Federal Judge Blocked Components of Arizona Abortion Law Hours Before It Took Effect

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Posted: Sep 29, 2021 4:45 PM
Federal Judge Blocked Components of Arizona Abortion Law Hours Before It Took Effect

Source: AP Photo/Manuel Balce Ceneta

A federal district court judge struck down a key component of a new Arizona law that would allow prosecutors bring felony charges against doctors who knowingly provide an abortion because the unborn baby has a genetic abnormality.

As reported by CBS News, U.S. District Judge Douglas Rayes, who was appointed by former President Barack Obama, temporarily tossed this provision along with another that would allow prosecutors bring charges against anyone who raised money or paid for an abortion based solely on the unborn child having a genetic abnormality.

In the order granting a partial preliminary injunction against the provisions, Rayes wrote that the provisions are “unconstitutionally vague” and “unduly burden the rights of women to terminate pre-viability pregnancies.” The order noted that the provisions violated precedents set by Supreme Court case Planned Parenthood v. Casey.

“They [the provisions] regulate the mode and manner of abortion by requiring that a woman seeking an abortion because of a fetal genetic abnormality obtain the abortion from a provider who is unaware of her motive for terminating the pregnancy,” the order reads. “Very few Arizona providers offer abortion at the later stages of pregnancy, when certain fetal conditions are likely to be detected.”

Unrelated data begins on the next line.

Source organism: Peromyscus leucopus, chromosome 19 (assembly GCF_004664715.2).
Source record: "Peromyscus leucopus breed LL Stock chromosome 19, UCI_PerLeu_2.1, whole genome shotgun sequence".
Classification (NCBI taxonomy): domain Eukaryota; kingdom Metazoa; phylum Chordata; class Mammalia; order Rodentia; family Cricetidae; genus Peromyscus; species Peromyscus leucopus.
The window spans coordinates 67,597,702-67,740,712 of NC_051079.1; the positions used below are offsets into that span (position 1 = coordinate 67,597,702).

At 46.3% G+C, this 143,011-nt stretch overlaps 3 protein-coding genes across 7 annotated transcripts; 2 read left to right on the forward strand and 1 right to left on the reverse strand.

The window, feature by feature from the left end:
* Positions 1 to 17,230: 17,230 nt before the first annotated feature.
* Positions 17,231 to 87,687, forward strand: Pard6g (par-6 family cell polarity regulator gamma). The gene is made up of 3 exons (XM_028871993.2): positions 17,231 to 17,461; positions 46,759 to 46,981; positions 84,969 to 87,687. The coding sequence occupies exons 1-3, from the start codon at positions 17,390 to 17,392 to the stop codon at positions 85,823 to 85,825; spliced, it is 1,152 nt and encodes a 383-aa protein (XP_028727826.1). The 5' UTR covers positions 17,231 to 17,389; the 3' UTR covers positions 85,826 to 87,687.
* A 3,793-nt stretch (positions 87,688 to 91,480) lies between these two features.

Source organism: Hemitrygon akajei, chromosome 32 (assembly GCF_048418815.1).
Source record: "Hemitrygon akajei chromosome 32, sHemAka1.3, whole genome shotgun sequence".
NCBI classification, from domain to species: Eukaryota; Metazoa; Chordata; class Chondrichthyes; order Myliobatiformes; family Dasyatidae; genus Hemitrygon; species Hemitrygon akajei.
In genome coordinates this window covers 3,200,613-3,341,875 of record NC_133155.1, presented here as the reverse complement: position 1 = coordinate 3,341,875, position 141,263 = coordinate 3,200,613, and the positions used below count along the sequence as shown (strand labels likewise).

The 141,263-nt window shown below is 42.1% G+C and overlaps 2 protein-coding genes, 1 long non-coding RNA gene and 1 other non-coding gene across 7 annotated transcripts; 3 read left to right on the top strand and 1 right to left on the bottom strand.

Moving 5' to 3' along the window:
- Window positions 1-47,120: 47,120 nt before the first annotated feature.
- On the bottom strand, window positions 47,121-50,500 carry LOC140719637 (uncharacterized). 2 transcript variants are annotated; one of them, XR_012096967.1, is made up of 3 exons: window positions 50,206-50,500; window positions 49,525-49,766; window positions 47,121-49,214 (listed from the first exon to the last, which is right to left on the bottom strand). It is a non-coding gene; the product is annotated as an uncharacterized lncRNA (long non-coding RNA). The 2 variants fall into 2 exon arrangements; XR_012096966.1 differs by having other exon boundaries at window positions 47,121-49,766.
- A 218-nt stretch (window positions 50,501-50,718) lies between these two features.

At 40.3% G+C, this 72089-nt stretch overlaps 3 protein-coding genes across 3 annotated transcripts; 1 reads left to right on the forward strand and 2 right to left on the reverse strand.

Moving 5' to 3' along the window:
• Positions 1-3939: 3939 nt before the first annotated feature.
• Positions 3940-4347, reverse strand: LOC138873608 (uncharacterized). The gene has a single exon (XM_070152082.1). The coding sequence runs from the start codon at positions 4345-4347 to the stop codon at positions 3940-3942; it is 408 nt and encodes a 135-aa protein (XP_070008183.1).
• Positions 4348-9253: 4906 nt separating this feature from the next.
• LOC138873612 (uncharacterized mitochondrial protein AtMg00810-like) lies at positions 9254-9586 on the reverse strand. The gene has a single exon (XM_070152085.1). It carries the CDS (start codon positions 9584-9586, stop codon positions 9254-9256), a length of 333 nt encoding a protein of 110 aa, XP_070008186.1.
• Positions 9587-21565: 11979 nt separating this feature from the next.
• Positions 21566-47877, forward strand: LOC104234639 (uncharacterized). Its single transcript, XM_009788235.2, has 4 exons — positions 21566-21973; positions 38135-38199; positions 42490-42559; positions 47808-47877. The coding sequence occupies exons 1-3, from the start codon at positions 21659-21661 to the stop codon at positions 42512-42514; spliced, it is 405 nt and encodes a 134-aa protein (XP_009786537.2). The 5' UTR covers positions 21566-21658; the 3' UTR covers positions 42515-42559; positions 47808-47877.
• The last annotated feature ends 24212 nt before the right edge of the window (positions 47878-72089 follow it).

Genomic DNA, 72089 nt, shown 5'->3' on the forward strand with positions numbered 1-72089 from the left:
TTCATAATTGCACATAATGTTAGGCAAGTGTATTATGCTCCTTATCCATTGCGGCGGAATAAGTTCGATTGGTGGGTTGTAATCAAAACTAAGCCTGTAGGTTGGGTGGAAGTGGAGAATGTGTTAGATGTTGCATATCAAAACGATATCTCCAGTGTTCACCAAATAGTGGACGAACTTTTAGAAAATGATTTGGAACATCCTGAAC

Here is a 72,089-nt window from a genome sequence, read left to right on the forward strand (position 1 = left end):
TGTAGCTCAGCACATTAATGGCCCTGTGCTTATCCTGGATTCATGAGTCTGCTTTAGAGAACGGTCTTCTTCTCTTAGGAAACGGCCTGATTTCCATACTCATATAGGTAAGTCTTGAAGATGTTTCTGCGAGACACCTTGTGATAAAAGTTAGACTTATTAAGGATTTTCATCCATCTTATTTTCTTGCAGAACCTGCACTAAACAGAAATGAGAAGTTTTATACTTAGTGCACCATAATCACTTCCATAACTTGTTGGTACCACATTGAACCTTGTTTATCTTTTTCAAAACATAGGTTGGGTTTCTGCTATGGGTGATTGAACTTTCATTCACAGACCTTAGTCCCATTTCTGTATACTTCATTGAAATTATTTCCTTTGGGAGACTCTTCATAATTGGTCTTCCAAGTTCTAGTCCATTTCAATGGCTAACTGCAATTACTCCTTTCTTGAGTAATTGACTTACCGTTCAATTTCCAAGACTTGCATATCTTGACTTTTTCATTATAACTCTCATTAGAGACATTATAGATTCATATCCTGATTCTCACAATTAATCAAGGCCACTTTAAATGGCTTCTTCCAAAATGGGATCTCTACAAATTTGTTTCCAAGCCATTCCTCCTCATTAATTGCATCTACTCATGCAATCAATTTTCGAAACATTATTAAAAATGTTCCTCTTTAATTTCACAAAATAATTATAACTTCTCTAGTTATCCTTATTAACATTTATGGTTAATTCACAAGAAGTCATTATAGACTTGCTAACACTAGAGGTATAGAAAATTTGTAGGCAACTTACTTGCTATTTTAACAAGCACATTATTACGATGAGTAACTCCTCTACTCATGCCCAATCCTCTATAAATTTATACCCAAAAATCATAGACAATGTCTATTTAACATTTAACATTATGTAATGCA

As CBS News reported, the new law did not prohibit doctors from performing abortions because of a fetal genetic abnormality. Rather, the law would prohibit doctors from performing such abortions if they were knowledgable of the woman’s motive.

Another provision in the law requires that fertilized eggs, embryos, and fetuses are referred to as “people” from the point of conception. Rayes did not grant a preliminary injunction on this provision.

The law, which went into effect today, was signed by Arizona's Republican Gov. Doug Ducey in April. It was challenged by abortion providers and advocates who want the law permanently overturned.

In a statement, Center for Arizona Policy President Cathi Herrod slammed Rayes decision to put parts of the law on hold, describing it as “a predictable attack” by pro-abortion supporters and noted how it is discriminatory.

“[P]reborn babies with genetic conditions like Down syndrome will lack the protection needed against discriminatory abortions,” the statement reads. “Today’s ruling is only the first review by the federal courts. We remain confident the law will be upheld and ruled enforceable in its entirety. It’s a shame the abortion industry is standing in the way of protecting the most vulnerable from discrimination and life itself.”

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